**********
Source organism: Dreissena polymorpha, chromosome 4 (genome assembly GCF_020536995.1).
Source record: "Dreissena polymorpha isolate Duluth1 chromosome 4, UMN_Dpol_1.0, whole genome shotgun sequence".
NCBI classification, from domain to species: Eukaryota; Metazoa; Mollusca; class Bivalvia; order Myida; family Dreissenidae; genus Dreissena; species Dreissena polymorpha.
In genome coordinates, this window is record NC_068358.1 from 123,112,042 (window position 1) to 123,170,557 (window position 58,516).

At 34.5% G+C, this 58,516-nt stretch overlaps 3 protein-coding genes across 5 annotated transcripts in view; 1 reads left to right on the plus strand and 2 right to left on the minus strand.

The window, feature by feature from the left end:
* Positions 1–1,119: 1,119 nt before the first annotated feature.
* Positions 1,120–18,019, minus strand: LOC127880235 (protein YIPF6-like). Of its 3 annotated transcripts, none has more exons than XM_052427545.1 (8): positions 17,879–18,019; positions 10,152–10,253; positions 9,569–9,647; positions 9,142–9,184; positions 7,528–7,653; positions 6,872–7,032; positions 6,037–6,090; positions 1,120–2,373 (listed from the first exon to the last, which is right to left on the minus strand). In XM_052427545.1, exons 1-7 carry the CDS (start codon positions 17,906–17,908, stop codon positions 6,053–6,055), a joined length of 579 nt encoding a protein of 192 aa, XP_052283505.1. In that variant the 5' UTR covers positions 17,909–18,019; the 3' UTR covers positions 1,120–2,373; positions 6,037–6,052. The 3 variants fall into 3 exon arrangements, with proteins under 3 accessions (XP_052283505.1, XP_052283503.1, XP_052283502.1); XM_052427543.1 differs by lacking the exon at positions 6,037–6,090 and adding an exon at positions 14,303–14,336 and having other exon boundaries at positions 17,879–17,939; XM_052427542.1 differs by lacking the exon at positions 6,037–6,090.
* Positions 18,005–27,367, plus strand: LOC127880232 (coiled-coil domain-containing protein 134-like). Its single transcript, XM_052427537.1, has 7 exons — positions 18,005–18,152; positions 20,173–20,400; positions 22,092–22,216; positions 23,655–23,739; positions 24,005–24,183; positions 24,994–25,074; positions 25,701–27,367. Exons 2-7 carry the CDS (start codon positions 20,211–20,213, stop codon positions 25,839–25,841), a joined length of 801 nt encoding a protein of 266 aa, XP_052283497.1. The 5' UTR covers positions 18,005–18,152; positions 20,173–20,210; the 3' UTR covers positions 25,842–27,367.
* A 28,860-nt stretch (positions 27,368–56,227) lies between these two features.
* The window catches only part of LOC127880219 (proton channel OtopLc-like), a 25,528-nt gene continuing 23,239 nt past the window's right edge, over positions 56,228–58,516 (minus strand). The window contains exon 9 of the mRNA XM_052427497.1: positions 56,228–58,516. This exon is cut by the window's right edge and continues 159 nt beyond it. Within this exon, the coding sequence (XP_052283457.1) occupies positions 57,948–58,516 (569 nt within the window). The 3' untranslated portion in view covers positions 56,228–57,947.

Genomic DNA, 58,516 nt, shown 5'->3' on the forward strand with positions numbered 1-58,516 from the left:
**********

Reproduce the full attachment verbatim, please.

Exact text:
Source organism: Dreissena polymorpha, chromosome 4 (genome assembly GCF_020536995.1).
Source record: "Dreissena polymorpha isolate Duluth1 chromosome 4, UMN_Dpol_1.0, whole genome shotgun sequence".
NCBI classification, from domain to species: Eukaryota; Metazoa; Mollusca; class Bivalvia; order Myida; family Dreissenidae; genus Dreissena; species Dreissena polymorpha.
In genome coordinates, this window is record NC_068358.1 from 123,112,042 (window position 1) to 123,170,557 (window position 58,516).

At 34.5% G+C, this 58,516-nt stretch overlaps 3 protein-coding genes across 5 annotated transcripts in view; 1 reads left to right on the plus strand and 2 right to left on the minus strand.

The window, feature by feature from the left end:
* Positions 1–1,119: 1,119 nt before the first annotated feature.
* Positions 1,120–18,019, minus strand: LOC127880235 (protein YIPF6-like). Of its 3 annotated transcripts, none has more exons than XM_052427545.1 (8): positions 17,879–18,019; positions 10,152–10,253; positions 9,569–9,647; positions 9,142–9,184; positions 7,528–7,653; positions 6,872–7,032; positions 6,037–6,090; positions 1,120–2,373 (listed from the first exon to the last, which is right to left on the minus strand). In XM_052427545.1, exons 1-7 carry the CDS (start codon positions 17,906–17,908, stop codon positions 6,053–6,055), a joined length of 579 nt encoding a protein of 192 aa, XP_052283505.1. In that variant the 5' UTR covers positions 17,909–18,019; the 3' UTR covers positions 1,120–2,373; positions 6,037–6,052. The 3 variants fall into 3 exon arrangements, with proteins under 3 accessions (XP_052283505.1, XP_052283503.1, XP_052283502.1); XM_052427543.1 differs by lacking the exon at positions 6,037–6,090 and adding an exon at positions 14,303–14,336 and having other exon boundaries at positions 17,879–17,939; XM_052427542.1 differs by lacking the exon at positions 6,037–6,090.
* Positions 18,005–27,367, plus strand: LOC127880232 (coiled-coil domain-containing protein 134-like). Its single transcript, XM_052427537.1, has 7 exons — positions 18,005–18,152; positions 20,173–20,400; positions 22,092–22,216; positions 23,655–23,739; positions 24,005–24,183; positions 24,994–25,074; positions 25,701–27,367. Exons 2-7 carry the CDS (start codon positions 20,211–20,213, stop codon positions 25,839–25,841), a joined length of 801 nt encoding a protein of 266 aa, XP_052283497.1. The 5' UTR covers positions 18,005–18,152; positions 20,173–20,210; the 3' UTR covers positions 25,842–27,367.
* A 28,860-nt stretch (positions 27,368–56,227) lies between these two features.
* The window catches only part of LOC127880219 (proton channel OtopLc-like), a 25,528-nt gene continuing 23,239 nt past the window's right edge, over positions 56,228–58,516 (minus strand). The window contains exon 9 of the mRNA XM_052427497.1: positions 56,228–58,516. This exon is cut by the window's right edge and continues 159 nt beyond it. Within this exon, the coding sequence (XP_052283457.1) occupies positions 57,948–58,516 (569 nt within the window). The 3' untranslated portion in view covers positions 56,228–57,947.

Genomic DNA, 58,516 nt, shown 5'->3' on the forward strand with positions numbered 1-58,516 from the left: